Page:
To assemble the tarts:
Spoon 1/2 cup/120 g of the lemon curd into each tart and top with the raspberries. Garnish with fresh mint sprigs, dust with powdered sugar and serve.
In just a few days, my second semester of law school will begin. I haven’t seen most of my friends in almost a month – we all enjoyed a long break following our exams. Of course we all want to catch up, so a friend is hosting a pre-semester party at his house. He’s making it a pot-luck – everyone will bring a different homemade dish to share. This is a great idea for a night with your friends, and it costs the host nothing more than everyone else attending. What a great way to feed endless amounts of people! Plus, it’s a great time to share recipes and show off your cooking prowess to your friends. Spending time with your favorite people doesn’t have to include an expensive night on the town. Try having a potluck – I bet you’ll have a great time!
This is me on my soapbox, taking a break from the frugal talk. I’ve had a dog for 4.5 years now, and getting her is one of the best decisions I’ve ever made. Getting a dog is a big decision – among many other things, they can be expensive. It’s so important for a decision as big as this one to be well thought out. In addition to monthly expenses, you’ll have boarding costs, yearly shots, and fees for the emergencies dogs sometimes bring upon themselves. If getting a dog is something you’ve decided to do (after weighing the costs and benefits for yourself), I want to strongly encourage that you adopt. I adopted mine from our local animal shelter. I cannot stress enough how many amazing animals are out there, just waiting for a good home. Unless you’re getting a dog for a very specific purpose, there is really no good reason to go through a breeder. In addition, NO ONE should buy from backyard breeders – the people whose dogs accidentally have puppies which they decide to sell. Doing this is only worsening the problem of over population of available pets. There are so many advantages to rescuing/adopting a pet. First, you’re doing such a good thing and becoming part of the solution. Next, they’ve got personality! Many of the adoptable dogs are mixed breeds, taking the best characteristics of many different types of dogs. They don’t have the same inbreeding problem that some purebred dogs face. If you do love a particular breed and it’s important to you to have one, look online for breed specific rescue groups. I can promise that every breed of dog has rescue groups all around the country trying to find homes for purebred dogs. Like I said, I’m getting on my soapbox today, but I just think this is so important. Part of living a frugal life is recognizing excess and seeing where you can make the world a more efficient place. I can’t think of a better way to achieve these things than by saving the life of a well-deserving animal. I hope everyone out there can find their own “man’s best friend,” and I hope you’ll seriously consider adopting to help do your part.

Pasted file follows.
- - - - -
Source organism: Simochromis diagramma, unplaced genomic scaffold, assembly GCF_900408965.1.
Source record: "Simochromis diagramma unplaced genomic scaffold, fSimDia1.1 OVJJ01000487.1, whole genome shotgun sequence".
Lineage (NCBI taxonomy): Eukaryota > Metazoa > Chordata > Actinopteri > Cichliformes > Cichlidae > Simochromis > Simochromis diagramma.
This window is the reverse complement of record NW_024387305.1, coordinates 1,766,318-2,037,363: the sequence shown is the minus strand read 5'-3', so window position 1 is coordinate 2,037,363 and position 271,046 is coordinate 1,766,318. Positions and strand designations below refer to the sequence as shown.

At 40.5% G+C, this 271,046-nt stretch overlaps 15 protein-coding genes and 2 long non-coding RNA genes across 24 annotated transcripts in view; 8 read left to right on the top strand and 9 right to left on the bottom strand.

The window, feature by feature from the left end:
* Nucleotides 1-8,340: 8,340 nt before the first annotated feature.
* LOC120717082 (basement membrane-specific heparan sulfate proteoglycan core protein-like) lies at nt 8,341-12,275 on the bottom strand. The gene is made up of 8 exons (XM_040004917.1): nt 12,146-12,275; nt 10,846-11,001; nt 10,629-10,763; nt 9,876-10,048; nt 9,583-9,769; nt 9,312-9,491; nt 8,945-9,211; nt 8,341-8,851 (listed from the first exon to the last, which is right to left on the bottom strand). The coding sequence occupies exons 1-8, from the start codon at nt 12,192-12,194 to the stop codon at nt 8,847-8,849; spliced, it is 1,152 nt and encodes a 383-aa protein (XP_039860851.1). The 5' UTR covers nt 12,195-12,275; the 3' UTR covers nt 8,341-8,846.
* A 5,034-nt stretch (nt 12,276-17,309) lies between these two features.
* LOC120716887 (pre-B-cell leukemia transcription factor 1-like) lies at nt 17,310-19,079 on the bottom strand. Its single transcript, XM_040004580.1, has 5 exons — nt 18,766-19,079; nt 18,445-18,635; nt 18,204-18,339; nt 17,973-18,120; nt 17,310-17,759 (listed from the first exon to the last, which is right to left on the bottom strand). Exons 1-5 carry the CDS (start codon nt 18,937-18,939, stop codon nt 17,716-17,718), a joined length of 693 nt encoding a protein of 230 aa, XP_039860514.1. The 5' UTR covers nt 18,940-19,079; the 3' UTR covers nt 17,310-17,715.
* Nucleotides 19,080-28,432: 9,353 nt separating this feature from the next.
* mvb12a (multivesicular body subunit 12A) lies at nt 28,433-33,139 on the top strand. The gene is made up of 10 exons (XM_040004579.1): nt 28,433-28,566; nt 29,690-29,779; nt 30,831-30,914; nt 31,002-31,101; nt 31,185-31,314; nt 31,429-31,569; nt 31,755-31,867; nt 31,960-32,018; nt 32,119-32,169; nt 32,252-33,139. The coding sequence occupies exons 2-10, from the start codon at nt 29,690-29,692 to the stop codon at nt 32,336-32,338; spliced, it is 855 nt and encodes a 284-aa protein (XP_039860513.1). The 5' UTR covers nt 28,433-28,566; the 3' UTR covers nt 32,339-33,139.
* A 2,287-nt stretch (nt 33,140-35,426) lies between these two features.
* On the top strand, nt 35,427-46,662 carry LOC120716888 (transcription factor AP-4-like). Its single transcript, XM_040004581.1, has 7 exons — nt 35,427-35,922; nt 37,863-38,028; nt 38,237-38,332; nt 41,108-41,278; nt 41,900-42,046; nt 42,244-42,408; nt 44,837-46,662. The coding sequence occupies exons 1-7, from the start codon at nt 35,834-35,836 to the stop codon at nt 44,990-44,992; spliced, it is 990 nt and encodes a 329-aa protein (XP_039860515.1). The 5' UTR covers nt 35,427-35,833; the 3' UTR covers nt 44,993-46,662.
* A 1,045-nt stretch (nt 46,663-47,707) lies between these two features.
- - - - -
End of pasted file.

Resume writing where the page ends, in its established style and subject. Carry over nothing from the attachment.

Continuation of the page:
I can’t remember if I’ve talked about this yet, but textbooks for school can be unbelievably expensive! And, as you move into graduate and professional degrees, they only get worse. I recommend buying your books online to save a little money. You can buy new books on sites like amazon, usually for less than your campus bookstore. If you don’t mind a little highlighting in your books, look for used copies of your required books. These will save you tons of money. Sites like half dot com and amazon are good places to start your search for quality used books. Finally, in law school we use two online research services for our legal research. Both of these companies have online bookstores and give rewards points when you make a purchase. The points can be used for a wide range of things like designer bags, gift cards, and even airline tickets. If you’re in a program that has rewards points like these, take advantage of them and order your books using their site. Might as well get something in return when you spend that much money at one time. Finally, consider setting up a book exchange within your program or major. That way upperclassmen can sell their books (and get more than the bookstore would give during buy-back) and you can buy their books for much less than the bookstore – it’s really a win-win situation. It can be painful, I know, but be creative in your search…you will definitely save money.